Components of the program
At the Brighton Health Center and Brighton Center for Specialty Care, Valerie Lindell, PharmD, a board-certified ambulatory care pharmacist, is one of the pharmacists with collaborative practice agreements with the physicians on-site.
If a primary care patient or a specialty patient in endocrinology, cardiology or nephrology has high blood pressure readings, the physician can refer them to Lindell – or to one of their Meijer pharmacist partners if that location is more convenient.
“It helps to close the loop and ensure follow-up occurs for elevated blood pressures so that it is further addressed and can attempt to improve its control,” she said.
The average visit has several components to help the pharmacist and patient decide on a plan of attack.
What does a clinical pharmacist do in a patient visit to help manage blood pressure?
- Learn about the patient’s lifestyle, such as diet, sodium and caffeine intake, activity level, smoking status and stress, and any other factors that they may not realize could be affecting their blood pressure
- Discuss current medications and what the patient has tried in the past for hypertension
- Identify any intolerances or allergies
- Assess whether the patient is able to take their medication as prescribed, including factors like cost of the drug and convenience
- Discuss the patient's true blood pressure goal
- Make sure the patient can accurately take their blood pressure reading at home by validating their home blood pressure cuff in the office
“We empower our patients to self-manage while providing them with the awareness and tools they need to improve their lifestyle and guiding their disease management with appropriate antihypertensive medications,” Lindell said.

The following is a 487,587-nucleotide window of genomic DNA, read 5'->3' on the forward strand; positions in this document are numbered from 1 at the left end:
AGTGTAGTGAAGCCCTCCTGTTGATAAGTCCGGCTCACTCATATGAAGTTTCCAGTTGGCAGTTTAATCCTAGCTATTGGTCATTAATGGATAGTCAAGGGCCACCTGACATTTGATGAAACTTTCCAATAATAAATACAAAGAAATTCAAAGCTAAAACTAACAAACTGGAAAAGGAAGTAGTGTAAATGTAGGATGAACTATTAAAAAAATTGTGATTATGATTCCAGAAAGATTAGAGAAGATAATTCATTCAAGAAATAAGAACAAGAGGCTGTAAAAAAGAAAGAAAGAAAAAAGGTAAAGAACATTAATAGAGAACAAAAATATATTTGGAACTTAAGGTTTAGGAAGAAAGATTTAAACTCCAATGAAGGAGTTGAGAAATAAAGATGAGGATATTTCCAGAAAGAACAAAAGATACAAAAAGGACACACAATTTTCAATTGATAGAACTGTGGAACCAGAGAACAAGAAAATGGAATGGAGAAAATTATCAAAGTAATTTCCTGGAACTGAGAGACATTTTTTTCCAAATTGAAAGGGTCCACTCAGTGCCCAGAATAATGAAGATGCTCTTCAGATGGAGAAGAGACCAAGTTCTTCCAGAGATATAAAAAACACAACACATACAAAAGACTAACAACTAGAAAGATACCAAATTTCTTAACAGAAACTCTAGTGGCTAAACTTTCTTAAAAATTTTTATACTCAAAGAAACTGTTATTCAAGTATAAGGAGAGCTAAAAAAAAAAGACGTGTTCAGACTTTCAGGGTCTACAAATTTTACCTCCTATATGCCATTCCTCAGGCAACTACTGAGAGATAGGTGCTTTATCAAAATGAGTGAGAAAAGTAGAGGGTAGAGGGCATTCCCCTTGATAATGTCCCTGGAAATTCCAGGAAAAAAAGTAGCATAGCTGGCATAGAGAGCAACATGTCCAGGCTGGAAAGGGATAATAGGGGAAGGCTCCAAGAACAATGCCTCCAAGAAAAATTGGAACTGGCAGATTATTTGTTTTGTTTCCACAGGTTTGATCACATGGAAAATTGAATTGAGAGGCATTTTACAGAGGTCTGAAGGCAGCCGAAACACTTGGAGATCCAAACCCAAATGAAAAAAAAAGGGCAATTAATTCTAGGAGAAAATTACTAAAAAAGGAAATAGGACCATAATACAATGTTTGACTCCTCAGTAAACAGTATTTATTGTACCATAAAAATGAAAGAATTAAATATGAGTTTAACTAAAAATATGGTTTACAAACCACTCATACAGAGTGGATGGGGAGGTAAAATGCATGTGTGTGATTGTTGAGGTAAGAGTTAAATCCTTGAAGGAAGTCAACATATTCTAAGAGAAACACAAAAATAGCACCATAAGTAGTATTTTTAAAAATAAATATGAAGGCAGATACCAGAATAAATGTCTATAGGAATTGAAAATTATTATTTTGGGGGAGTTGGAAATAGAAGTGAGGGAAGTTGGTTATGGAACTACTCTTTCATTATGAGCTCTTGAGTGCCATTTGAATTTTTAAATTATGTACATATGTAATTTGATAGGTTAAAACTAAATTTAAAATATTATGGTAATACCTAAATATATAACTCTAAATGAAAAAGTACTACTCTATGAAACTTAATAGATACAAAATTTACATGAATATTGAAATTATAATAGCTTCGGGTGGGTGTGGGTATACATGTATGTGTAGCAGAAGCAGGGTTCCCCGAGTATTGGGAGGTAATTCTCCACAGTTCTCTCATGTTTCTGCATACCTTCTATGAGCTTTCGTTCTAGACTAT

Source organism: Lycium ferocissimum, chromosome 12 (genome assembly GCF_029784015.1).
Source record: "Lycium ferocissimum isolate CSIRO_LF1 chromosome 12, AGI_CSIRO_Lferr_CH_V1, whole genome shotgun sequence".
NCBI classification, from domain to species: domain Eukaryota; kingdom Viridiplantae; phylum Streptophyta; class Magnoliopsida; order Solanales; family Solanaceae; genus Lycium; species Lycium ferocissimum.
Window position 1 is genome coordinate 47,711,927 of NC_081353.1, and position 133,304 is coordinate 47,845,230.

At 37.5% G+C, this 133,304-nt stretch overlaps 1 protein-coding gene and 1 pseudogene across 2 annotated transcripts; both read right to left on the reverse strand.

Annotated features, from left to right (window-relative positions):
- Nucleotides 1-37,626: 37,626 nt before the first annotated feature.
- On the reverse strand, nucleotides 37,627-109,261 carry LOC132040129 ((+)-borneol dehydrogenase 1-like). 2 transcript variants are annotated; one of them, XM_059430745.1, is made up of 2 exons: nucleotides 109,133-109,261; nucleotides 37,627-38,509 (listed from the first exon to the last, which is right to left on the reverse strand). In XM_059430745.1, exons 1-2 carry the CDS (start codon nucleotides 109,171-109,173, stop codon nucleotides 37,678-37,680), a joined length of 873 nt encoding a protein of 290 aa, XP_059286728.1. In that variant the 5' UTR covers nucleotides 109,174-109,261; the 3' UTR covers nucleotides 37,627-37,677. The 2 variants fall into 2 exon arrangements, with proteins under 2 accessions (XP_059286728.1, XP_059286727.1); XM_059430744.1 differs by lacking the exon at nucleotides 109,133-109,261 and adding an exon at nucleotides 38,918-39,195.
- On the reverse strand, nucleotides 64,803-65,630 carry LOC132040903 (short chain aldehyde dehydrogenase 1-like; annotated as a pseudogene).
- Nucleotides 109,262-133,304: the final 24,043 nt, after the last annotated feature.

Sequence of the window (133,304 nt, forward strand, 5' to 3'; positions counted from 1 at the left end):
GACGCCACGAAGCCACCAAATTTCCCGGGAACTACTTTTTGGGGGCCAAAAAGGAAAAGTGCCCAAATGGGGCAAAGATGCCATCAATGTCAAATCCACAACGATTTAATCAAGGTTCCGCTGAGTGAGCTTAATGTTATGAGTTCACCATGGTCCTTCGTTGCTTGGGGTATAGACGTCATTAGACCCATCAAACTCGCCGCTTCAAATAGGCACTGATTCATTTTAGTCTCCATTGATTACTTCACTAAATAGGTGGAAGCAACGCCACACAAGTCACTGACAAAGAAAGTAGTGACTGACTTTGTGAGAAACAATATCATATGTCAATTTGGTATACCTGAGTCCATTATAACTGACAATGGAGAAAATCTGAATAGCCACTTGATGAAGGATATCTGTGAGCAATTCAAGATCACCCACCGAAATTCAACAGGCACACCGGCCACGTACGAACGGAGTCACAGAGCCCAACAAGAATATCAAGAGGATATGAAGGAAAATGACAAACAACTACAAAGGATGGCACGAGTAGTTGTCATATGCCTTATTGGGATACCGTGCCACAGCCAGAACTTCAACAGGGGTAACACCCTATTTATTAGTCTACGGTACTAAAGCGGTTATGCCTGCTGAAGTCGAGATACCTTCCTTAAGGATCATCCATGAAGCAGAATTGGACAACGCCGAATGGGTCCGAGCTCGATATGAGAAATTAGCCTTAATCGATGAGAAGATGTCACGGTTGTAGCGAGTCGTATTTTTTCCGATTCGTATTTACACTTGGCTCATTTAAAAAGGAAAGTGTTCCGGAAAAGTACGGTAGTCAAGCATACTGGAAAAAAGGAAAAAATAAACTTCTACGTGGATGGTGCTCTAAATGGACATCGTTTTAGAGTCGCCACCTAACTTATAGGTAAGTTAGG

She sees some patients for a few visits, while others with more comorbidities and medications may need longer follow-up to make sure their blood pressure is controlled and stabilized.
“Clinical pharmacists are a crucial part of the team effort dedicated to treat patients with hypertension, ensuring patients understand the medications they take and become proficient in the management of their condition,” said Moles, also an assistant professor of internal medicine.
Choe added, “the crux of our program is the close, tight follow-up.”
And whether the patient sees a Michigan Medicine or a Meijer provider, the visit will be similar and the Meijer pharmacist has access to the patient’s electronic health record for record-keeping and communication with the patient’s physicians.
“This practice model of embedding pharmacists in clinics and connecting the community through the Meijer partnership is what sets us apart from any other program,” Choe said.
The program also received a 2021 Pinnacle Award from the American Pharmacists Association Foundation, “for the success of their hypertension program and its direct effect on patient health and outcomes.”